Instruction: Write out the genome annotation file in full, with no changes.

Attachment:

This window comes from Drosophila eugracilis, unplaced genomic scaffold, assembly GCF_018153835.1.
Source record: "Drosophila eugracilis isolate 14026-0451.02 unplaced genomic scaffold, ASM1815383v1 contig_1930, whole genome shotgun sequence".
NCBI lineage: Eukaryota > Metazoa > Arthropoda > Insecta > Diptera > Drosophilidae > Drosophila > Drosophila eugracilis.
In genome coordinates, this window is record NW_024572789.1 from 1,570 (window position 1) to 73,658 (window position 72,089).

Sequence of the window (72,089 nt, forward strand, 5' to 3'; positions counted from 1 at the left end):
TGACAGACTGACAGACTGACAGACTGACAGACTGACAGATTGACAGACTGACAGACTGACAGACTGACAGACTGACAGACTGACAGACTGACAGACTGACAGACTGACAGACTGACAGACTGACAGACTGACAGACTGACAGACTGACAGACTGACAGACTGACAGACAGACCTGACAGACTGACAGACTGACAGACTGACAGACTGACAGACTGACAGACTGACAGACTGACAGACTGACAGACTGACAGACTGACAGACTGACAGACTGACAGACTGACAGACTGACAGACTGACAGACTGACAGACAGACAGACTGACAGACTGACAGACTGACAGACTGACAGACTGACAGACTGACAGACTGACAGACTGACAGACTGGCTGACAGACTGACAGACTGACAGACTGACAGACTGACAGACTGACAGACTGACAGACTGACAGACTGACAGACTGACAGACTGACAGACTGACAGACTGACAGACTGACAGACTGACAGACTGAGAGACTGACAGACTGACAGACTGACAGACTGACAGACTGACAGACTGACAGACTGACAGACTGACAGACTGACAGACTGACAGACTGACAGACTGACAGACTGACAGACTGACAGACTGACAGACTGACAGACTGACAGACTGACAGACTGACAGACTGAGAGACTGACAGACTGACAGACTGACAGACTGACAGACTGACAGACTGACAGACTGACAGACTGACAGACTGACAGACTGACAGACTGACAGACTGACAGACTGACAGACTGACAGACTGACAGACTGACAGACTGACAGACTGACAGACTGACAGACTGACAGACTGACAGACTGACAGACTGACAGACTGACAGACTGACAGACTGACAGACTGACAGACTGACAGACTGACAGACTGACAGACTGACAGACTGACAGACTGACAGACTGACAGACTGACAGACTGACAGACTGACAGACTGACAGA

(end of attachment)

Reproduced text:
This window comes from Drosophila eugracilis, unplaced genomic scaffold, assembly GCF_018153835.1.
Source record: "Drosophila eugracilis isolate 14026-0451.02 unplaced genomic scaffold, ASM1815383v1 contig_1930, whole genome shotgun sequence".
NCBI lineage: Eukaryota > Metazoa > Arthropoda > Insecta > Diptera > Drosophilidae > Drosophila > Drosophila eugracilis.
In genome coordinates, this window is record NW_024572789.1 from 1,570 (window position 1) to 73,658 (window position 72,089).

Sequence of the window (72,089 nt, forward strand, 5' to 3'; positions counted from 1 at the left end):
TGACAGACTGACAGACTGACAGACTGACAGACTGACAGATTGACAGACTGACAGACTGACAGACTGACAGACTGACAGACTGACAGACTGACAGACTGACAGACTGACAGACTGACAGACTGACAGACTGACAGACTGACAGACTGACAGACTGACAGACTGACAGACAGACCTGACAGACTGACAGACTGACAGACTGACAGACTGACAGACTGACAGACTGACAGACTGACAGACTGACAGACTGACAGACTGACAGACTGACAGACTGACAGACTGACAGACTGACAGACTGACAGACTGACAGACAGACAGACTGACAGACTGACAGACTGACAGACTGACAGACTGACAGACTGACAGACTGACAGACTGACAGACTGGCTGACAGACTGACAGACTGACAGACTGACAGACTGACAGACTGACAGACTGACAGACTGACAGACTGACAGACTGACAGACTGACAGACTGACAGACTGACAGACTGACAGACTGACAGACTGAGAGACTGACAGACTGACAGACTGACAGACTGACAGACTGACAGACTGACAGACTGACAGACTGACAGACTGACAGACTGACAGACTGACAGACTGACAGACTGACAGACTGACAGACTGACAGACTGACAGACTGACAGACTGACAGACTGACAGACTGAGAGACTGACAGACTGACAGACTGACAGACTGACAGACTGACAGACTGACAGACTGACAGACTGACAGACTGACAGACTGACAGACTGACAGACTGACAGACTGACAGACTGACAGACTGACAGACTGACAGACTGACAGACTGACAGACTGACAGACTGACAGACTGACAGACTGACAGACTGACAGACTGACAGACTGACAGACTGACAGACTGACAGACTGACAGACTGACAGACTGACAGACTGACAGACTGACAGACTGACAGACTGACAGACTGACAGACTGACAGACTGACAGACTGACAGA